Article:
Wednesday, January 7, 2015

The Limits of "Sounding It Out"

Second grader Luis is reading aloud to his teacher as part of the "listening in" portion of a guided reading lesson. The story is about a cat who can't make up his mind where to go. Luis reads, "And the cat ran off in a new ..." faced with the word "direction", Luis stops. His teacher prompts him to "sound it out." Luis tries the strategy. "duh, dye, dee."

At this point, as the reading consultant in the room, I jumped in. "Luis",  I prompted, "I want you to think about what is happening in this story and reread the whole sentence. Be sure to say the first letter of that tricky word when you get to it." Luis reads, "And the cat ran off in a new direction." I say, "Does that make sense? Does that look right?" Luis nods. "OK, Luis, let's read that sentence again and move on."

"Sound it out" is the go to strategy for many children when they encounter an unknown word. "Sounding it out" has likely become the go to strategy because teachers and parents consistently encourage children to "sound it out" when they encounter difficulty.

Unfortunately, "sounding it out", while a necessary strategy for a child to have in the decoding arsenal, is often not an efficient or sufficient way to decode a word. In the example above, the r-influnced vowel in "direction" likely caused Luis some difficulties in "sounding it out." We would better serve children to teach them to flexibly apply multiple strategies to decoding a novel word. Decoding a new word is best seen, I believe, as a problem solving activity and young readers need to use all the tools at their disposal to solve the problem.

Skilled and relatively automatic decoding is necessary for reading, but we must not narrowly define decoding as the ability to match sounds to letters. In fact, skilled decoders use not only the visual information (phonics) in decoding a word, but also use their knowledge of English to say a word that sounds right and their knowledge of the story to decide what word would make sense.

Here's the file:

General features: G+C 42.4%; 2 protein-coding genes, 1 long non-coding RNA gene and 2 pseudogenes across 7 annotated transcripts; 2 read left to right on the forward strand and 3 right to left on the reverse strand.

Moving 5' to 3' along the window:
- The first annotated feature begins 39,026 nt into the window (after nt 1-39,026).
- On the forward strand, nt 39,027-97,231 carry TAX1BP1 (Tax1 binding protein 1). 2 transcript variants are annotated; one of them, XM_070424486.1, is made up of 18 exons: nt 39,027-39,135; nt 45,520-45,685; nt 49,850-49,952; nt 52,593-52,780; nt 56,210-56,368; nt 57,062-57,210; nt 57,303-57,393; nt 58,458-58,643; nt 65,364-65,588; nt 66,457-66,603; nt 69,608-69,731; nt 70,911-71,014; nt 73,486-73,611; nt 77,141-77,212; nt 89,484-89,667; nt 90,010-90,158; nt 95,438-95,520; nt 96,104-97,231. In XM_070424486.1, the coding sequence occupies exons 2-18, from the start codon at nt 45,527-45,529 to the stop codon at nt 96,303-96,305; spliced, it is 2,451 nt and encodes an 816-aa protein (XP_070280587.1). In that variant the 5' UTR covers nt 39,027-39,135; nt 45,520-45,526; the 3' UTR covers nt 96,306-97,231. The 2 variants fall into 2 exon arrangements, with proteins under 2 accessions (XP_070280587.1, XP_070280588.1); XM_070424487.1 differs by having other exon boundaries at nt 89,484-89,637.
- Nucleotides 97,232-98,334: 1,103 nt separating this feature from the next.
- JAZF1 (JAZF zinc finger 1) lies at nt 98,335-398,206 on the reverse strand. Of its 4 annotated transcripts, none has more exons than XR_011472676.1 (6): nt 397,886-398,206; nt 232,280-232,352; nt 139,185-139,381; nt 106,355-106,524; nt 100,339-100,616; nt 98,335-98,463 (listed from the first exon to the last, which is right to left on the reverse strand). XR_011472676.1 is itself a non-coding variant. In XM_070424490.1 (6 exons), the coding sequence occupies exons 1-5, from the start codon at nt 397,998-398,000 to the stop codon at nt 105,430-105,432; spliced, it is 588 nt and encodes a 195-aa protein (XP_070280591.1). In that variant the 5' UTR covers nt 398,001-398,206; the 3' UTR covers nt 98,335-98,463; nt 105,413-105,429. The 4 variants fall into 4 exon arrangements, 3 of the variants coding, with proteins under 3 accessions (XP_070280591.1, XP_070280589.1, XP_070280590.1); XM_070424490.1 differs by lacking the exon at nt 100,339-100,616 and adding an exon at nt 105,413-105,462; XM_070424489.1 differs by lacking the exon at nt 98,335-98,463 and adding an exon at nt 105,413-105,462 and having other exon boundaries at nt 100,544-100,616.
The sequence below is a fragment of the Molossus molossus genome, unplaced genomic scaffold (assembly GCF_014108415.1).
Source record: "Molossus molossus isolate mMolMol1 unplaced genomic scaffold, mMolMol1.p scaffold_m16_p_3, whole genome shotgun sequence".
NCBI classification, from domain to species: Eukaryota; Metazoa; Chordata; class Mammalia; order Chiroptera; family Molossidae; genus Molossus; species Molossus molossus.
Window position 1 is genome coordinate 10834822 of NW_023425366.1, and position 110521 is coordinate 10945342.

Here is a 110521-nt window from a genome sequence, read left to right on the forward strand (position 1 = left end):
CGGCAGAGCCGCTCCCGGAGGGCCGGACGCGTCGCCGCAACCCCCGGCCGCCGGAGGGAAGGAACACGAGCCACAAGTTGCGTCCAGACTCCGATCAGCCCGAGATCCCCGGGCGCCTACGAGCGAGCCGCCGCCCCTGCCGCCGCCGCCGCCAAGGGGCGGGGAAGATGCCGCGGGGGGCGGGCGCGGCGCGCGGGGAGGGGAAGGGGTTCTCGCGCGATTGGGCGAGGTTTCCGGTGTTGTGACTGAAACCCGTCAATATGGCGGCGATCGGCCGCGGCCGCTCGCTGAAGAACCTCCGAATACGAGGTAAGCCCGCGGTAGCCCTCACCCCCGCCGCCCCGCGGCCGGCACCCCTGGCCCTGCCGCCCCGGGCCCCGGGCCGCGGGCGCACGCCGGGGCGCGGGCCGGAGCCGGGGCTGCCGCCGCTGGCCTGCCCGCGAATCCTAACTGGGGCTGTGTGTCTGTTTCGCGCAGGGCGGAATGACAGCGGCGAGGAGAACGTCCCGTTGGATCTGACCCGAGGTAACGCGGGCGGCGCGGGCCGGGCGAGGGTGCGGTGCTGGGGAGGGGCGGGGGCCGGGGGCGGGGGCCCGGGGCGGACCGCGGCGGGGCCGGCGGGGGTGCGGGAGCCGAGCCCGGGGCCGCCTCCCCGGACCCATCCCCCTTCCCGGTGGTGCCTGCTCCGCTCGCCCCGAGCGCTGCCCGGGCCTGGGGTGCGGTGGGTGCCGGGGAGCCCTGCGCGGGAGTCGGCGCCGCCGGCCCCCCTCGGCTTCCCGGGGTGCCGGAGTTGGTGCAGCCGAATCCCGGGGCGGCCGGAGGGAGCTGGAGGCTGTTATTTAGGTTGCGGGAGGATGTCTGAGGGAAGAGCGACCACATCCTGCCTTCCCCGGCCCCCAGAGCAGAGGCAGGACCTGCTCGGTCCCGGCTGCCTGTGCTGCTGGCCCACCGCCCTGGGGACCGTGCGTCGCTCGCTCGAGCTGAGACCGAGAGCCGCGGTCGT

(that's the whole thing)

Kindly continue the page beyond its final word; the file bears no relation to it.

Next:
Let me give you an example:

How would you complete this sentence:

The boy studied for the big test all ___________.

Chances are you have generated words like the following: day, night, evening, afternoon, morning, week.

Notice that all the words generated were nouns. All native and proficient speakers of English know that a noun will come in this place in the sentence because this is standard English syntax. Only a noun will "sound right."

Notice also that all the words you generated to end this sentence are nouns of time. Because we expect English to "make sense" we use our semantic understanding of the language to predict a meaningful word for the context.

Now suppose that I showed the sentence this way:

The boy studied for the big test all n__________.

Immediately you are likely to say "night", because it looks right, sounds right and makes sense. Notice also that if you tried "sounding out" this word, you would run into trouble because the "gh" is silent. Again "sounding out" is a useful, but not sufficient tool for the developing reader.

When I prompt students at points of difficulty, I try to keep these three cues in mind and prompt them accordingly. I want students to understand that their knowledge of English can aid them in decoding. I want them to know that their understanding of the story can aid them in decoding. I want them to know that their ability to "sound out" can aid them in decoding. Most of all I want them to use these three cues flexibly to solve problems as they are reading.

The way we help students at point of difficulty matters. If we ask students repeatedly to "sound it out", students will focus on a narrow strategy. If we appropriately prompt them by saying "What would make sense?" or "Read that again and make it sound right?", we can help them develop the more flexible approach to decoding.

For a complete list of prompts to use with children at the point of difficulty I recommend the list from Fountas and Pinnell's seminal work, Guided Reading.